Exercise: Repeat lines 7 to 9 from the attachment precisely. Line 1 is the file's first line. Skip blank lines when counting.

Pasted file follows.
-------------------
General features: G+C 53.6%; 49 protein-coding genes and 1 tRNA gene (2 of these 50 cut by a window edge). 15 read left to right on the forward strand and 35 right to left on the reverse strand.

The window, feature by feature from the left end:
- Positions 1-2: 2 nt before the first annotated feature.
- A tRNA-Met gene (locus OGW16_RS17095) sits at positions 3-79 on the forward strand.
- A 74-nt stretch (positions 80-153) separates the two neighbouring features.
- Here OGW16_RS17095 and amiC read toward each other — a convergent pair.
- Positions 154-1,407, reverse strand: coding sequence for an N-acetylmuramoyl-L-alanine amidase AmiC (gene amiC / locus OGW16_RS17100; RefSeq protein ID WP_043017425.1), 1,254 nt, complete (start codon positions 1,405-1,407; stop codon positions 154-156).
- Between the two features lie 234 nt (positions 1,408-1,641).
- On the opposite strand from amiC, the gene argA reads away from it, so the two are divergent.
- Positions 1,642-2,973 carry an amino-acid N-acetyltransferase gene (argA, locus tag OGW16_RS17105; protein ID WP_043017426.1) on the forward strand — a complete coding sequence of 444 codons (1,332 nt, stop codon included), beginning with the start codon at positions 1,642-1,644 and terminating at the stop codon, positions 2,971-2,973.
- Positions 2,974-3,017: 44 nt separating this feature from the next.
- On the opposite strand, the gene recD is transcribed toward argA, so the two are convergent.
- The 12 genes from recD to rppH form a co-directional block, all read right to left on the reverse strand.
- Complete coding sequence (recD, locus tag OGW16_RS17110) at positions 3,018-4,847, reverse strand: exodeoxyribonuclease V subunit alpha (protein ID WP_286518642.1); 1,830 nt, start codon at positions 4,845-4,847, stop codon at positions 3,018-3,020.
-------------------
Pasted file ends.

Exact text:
- Positions 154-1,407, reverse strand: coding sequence for an N-acetylmuramoyl-L-alanine amidase AmiC (gene amiC / locus OGW16_RS17100; RefSeq protein ID WP_043017425.1), 1,254 nt, complete (start codon positions 1,405-1,407; stop codon positions 154-156).
- Between the two features lie 234 nt (positions 1,408-1,641).
- On the opposite strand from amiC, the gene argA reads away from it, so the two are divergent.